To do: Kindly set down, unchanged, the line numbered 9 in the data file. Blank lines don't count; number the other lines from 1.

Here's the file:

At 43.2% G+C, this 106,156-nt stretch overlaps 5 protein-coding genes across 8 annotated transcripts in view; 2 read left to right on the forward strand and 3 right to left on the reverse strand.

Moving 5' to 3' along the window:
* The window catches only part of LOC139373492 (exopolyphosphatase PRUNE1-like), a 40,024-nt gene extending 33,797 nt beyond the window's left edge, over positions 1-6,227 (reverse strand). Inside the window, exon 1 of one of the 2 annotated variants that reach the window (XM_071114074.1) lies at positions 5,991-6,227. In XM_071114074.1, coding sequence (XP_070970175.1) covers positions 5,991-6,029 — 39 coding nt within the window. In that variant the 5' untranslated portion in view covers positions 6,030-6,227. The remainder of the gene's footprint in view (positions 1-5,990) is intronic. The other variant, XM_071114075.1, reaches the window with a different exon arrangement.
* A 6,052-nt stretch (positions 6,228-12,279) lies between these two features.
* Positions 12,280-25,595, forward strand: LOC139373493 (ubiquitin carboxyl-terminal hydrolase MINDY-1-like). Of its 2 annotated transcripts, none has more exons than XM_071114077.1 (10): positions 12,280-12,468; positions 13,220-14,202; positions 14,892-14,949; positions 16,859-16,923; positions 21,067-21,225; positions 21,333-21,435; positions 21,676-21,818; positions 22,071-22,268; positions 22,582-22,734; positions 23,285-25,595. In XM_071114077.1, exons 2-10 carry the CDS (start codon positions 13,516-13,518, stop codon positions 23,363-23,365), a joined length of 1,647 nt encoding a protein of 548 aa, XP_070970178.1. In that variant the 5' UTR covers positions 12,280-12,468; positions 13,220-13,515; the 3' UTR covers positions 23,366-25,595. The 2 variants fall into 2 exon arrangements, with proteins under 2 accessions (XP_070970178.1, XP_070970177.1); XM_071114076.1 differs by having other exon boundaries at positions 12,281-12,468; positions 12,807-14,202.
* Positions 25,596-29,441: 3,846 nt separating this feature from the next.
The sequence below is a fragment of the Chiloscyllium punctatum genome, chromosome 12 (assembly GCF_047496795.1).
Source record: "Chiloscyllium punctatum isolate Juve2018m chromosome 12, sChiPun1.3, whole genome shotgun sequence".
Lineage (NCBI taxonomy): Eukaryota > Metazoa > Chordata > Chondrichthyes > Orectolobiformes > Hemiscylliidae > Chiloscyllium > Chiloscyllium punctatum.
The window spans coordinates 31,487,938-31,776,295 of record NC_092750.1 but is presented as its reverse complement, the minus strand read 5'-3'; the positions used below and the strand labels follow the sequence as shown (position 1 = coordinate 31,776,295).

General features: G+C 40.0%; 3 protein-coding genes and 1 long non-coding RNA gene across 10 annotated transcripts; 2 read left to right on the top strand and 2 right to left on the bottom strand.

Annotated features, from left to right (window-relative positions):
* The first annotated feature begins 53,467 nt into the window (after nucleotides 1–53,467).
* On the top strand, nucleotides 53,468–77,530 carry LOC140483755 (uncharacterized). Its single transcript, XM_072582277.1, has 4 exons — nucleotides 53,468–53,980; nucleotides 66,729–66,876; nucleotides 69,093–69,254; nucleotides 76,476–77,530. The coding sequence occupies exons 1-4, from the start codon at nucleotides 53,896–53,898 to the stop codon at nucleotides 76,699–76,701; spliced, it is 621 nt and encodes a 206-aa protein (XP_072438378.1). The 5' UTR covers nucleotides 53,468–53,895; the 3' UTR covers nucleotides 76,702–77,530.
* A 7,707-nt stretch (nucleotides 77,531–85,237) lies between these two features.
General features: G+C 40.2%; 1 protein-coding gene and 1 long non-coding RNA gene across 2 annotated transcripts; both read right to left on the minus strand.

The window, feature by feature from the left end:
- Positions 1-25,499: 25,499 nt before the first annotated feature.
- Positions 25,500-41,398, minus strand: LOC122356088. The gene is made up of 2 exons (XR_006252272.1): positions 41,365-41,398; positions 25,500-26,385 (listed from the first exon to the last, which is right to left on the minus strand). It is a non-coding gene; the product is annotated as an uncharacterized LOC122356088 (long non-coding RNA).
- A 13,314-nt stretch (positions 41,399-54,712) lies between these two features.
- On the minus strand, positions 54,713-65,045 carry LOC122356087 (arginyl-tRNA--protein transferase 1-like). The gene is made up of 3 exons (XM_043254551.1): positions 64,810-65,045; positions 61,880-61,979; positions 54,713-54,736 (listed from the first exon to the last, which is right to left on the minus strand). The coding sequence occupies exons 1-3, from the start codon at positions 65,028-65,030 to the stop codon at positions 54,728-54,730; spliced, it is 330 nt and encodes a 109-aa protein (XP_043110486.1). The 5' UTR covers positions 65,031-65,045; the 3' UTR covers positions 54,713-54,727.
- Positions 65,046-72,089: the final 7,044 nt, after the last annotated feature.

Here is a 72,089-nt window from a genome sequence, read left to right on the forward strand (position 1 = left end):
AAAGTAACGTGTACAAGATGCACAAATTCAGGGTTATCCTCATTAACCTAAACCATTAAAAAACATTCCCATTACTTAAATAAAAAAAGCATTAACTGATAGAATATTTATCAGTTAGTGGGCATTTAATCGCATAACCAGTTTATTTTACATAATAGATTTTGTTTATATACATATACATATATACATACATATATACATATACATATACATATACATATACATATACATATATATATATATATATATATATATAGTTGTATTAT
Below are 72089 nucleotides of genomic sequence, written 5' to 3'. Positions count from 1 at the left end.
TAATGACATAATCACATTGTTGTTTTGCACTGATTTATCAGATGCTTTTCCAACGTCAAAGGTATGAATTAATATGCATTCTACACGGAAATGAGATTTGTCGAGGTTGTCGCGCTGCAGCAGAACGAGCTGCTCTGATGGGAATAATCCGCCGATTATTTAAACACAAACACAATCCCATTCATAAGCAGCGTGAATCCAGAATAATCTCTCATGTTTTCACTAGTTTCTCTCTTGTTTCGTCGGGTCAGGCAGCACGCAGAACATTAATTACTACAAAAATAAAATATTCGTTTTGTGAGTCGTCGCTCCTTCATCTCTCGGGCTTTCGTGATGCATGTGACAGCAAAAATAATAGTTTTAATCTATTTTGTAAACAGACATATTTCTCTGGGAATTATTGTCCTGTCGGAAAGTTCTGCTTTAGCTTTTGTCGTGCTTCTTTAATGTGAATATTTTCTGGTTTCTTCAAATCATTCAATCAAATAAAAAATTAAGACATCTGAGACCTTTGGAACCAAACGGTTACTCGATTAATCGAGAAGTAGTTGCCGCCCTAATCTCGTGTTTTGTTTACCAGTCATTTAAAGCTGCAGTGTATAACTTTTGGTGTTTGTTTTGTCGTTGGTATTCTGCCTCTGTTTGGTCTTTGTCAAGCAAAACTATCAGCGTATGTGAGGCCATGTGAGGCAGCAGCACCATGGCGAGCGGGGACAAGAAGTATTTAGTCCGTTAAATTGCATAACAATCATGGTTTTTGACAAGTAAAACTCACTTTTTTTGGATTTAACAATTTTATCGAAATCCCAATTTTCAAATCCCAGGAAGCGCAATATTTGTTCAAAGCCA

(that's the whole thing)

Lineage (NCBI taxonomy): Eukaryota > Metazoa > Chordata > Chondrichthyes > Orectolobiformes > Hemiscylliidae > Chiloscyllium > Chiloscyllium punctatum.